Tobacco taxes are the most effective but the least-used tobacco control tool. A sufficiently large tax increase will raise tobacco product prices, making them less affordable, and driving down tobacco initiation and consumption.

When thinking about stopping an epidemic, tax is usually not the first thing that comes to mind. Yet perhaps the most impactful way to reduce tobacco use is to tax tobacco products. Some countries are already successfully using tax to reduce smoking rates, reaping significant and immediate health and revenue benefits. While there is no maximum tax level, some set ambitious goals, such as New Zealand’s goal to increase the cost of a cigarette pack to 30 New Zealand dollars (ca. 20 USD) through excise taxation. Unfortunately, most of the world, predominantly its poorer parts, still lags in implementing high tobacco taxes .

The mechanisms behind tobacco taxation are simple. A sufficiently large tax increase will raise tobacco product prices. By observing smokers’ behavior, researchers have determined that on average a 10% increase in cigarette prices makes the consumption of cigarettes fall by between 2% and 8%. Higher tobacco prices are especially effective in reducing tobacco use in more vulnerable populations, such as youth and lower-income people, because those groups are particularly sensitive to price increases. Frequent, significant tax increases are especially needed in countries where consumers’ purchasing powers are growing. When incomes rise faster than cigarette prices, smoking becomes more affordable, encouraging consumption. Excise tax increases are a proven and effective way to make cigarettes and other tobacco products less affordable.

Globally, we have yet to realize significant opportunities for improving health from tobacco taxation. For example, using only tobacco taxes, countries could realistically achieve the World Health Organization target of a 30% relative reduction in smoking prevalence by 2025. Unfortunately, many governments are still reluctant to increase taxes, because they often rely on tobacco industry reports that typically suggest that any additional tax increase will cause declines in tax revenue or a massive increase in cigarette smuggling. Independent studies have shown that these claims are usually greatly exaggerated; new tax increases bring in additional revenue for the governments, whereas illicit trade in tobacco products can be controlled while keeping prices high. When in force, the Protocol to Eliminate Illicit Trade in Tobacco Products will provide powerful tools to combat cigarette smuggling globally.

Differential Tax Treatment Can Lead to Product Substitution

Cigarette and roll-your-own-tobacco sales in Cyprus

When the 2008-2012 cigarette excise tax increases made cigarettes more expensive in Cyprus, some tobacco users quit, while others switched to relatively cheaper roll-your-own tobacco. Only after a substantial tax increase on roll-your-own tobacco had reduced the price difference between the two products in 2013, did the sales of both cigarettes and roll-your-own tobacco declined.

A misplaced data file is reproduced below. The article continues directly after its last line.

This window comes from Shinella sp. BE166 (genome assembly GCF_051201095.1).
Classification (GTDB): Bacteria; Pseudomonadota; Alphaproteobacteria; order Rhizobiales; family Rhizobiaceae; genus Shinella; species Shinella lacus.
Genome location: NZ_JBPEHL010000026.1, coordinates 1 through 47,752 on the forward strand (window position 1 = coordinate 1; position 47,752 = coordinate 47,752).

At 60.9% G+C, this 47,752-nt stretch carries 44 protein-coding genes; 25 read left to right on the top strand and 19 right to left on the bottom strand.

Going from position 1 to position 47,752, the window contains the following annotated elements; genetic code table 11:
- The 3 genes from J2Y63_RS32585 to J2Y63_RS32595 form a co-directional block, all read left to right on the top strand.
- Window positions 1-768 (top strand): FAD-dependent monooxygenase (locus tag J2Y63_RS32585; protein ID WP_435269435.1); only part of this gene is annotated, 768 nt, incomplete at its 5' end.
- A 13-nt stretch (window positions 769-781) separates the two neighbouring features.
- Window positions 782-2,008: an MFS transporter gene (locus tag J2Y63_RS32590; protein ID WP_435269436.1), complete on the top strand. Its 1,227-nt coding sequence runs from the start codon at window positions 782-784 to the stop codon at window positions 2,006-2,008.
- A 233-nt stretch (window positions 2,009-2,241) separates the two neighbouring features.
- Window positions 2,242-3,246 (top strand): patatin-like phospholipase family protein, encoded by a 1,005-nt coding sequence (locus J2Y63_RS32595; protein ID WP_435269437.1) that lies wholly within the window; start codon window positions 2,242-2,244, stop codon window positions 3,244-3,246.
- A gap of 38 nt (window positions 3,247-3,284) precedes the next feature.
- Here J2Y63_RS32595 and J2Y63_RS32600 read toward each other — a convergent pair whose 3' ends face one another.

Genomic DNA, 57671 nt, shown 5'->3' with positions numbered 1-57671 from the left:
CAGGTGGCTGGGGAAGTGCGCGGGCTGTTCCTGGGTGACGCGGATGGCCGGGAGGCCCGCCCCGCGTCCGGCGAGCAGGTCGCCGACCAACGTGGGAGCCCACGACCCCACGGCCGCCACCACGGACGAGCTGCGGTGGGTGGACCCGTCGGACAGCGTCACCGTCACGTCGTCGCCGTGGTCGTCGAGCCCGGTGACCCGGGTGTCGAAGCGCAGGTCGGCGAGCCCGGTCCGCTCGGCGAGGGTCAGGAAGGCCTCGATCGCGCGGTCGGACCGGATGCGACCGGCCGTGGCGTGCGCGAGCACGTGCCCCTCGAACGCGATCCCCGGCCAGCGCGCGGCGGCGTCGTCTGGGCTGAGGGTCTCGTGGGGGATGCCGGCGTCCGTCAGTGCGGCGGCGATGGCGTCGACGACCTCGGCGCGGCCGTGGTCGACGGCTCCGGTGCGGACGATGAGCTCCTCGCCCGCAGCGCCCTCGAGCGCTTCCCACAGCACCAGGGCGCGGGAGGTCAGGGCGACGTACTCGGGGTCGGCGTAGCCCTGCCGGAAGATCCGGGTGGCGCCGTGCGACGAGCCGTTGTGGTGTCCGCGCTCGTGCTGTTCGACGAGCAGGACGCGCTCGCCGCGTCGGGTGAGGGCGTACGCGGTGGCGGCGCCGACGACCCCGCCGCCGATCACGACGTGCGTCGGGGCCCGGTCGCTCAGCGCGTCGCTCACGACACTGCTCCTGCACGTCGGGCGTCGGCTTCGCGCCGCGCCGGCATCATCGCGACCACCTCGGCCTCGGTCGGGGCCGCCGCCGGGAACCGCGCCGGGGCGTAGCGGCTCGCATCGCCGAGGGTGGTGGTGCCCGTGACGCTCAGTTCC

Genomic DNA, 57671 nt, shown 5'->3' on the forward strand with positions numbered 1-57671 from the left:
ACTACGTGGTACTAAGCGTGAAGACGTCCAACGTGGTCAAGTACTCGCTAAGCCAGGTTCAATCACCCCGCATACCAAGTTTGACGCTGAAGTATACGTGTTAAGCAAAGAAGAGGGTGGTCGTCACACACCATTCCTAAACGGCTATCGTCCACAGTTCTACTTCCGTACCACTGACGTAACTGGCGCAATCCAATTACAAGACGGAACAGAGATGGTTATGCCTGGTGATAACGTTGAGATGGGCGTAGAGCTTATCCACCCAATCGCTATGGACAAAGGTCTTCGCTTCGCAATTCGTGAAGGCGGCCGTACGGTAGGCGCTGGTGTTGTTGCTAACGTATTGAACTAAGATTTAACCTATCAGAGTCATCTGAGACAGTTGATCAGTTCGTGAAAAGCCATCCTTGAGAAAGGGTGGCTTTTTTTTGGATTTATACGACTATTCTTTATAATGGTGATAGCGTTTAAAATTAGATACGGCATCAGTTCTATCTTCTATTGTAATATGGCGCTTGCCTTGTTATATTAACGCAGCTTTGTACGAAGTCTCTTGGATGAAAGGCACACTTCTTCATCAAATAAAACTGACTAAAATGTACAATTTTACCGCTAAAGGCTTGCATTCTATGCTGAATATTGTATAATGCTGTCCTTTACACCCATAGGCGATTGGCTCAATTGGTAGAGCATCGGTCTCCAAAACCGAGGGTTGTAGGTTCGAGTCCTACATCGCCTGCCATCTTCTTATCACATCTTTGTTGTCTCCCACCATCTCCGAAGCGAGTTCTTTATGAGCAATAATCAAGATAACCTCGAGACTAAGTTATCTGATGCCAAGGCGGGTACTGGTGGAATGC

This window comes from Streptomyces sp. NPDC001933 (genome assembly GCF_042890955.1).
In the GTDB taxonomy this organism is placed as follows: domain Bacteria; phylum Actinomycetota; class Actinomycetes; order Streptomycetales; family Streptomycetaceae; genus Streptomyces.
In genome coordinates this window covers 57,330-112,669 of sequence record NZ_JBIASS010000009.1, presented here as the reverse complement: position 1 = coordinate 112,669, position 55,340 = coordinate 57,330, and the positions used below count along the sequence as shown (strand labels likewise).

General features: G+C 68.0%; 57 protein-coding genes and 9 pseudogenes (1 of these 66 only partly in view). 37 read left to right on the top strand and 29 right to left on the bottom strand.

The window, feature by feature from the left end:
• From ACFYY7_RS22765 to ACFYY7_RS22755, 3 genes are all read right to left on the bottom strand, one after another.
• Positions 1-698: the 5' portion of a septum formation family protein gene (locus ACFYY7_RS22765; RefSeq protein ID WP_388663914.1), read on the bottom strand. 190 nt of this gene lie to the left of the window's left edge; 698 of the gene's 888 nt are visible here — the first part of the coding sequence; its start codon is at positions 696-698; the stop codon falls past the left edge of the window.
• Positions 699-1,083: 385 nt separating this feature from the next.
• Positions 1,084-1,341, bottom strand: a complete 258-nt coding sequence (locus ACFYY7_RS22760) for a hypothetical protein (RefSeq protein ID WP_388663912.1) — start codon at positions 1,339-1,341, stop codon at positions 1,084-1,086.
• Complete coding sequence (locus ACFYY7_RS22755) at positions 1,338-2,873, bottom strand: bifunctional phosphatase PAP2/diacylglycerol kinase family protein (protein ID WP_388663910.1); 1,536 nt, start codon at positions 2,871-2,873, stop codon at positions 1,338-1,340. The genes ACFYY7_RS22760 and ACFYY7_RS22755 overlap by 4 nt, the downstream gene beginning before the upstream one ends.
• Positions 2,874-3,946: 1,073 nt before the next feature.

Cigarette Affordability in Colombia

Because consumers’ purchasing behaviors are influenced by product price and their own disposable income, economists use the ratio of these two factors to determine product affordability. Such a ratio can be interpreted as the percentage of income that is needed to buy the product (relative income price). The greater the proportion of income required to purchase cigarettes, the less affordable these products are.

Although price of cigarettes increased in Colombia from 2007 to 2017, prices barely kept pace with inflation. Because incomes in Colombia grew faster than cigarette prices, cigarettes became more affordable.

Cigarette Prices

Price of 20-cigarette pack of the most-sold brand in U.S. dollars; adjusted for purchasing power of national currencies.

In dotted countries, cigarette affordability has declined from 2008-2018.

Tax Increases Do Not Lead To Increased Cigarette Smuggling

Cigarette prices vs. illicit market in the UK

Due to periodic cigarette tax increases, the inflation-adjusted price of cigarettes in the UK increased by 63% from 2001 to 2016, making UK cigarette prices among the highest in the world. At the same time, the illicit market dropped by over 70%, along with dropping tax-paid consumption.

Tobacco prices are central to industry marketing strategies, and it is the tobacco industry that sets the prices of its tobacco products. Cigarettes are a largely uniform product, easily manufactured at low cost on a global scale. Through pricing strategies, the tobacco industry regulates its sales volumes and decides which products and brands will be perceived as “premium” and which will be “economy” brands.

Cheap brands help the industry broaden its customer base because these products are more affordable, particularly to youth. Besides, when a tax increase rises the price of all cigarettes, some consumers will switch to those cheaper brands, instead of quitting.

The gaps in prices between different cigarette brands can be closed though tobacco tax policies. Uniform specific tax structure is particularly effective in reducing variability in cigarette prices.

The Excise Duty Bill introduced in Kenya in 2015 not only increased the tax rates, but also changed the tax structure from an ad valorem tax with a specific floor to a uniform specific tax. This led to increase in cigarette prices and declines in price variability. In 2014, before the bill was introduced, the lowest-cost brand of cigarette was by 40% cheaper than the most-sold brand of cigarettes. In 2016, after the tax structure was changed, the price gap declined to only 27%.

Note: Kenya couldn’t sustain the uniform excise. It moved back to a two-tiered system in 2017 for filtered and non-filtered cigarettes. They did it on equity ground.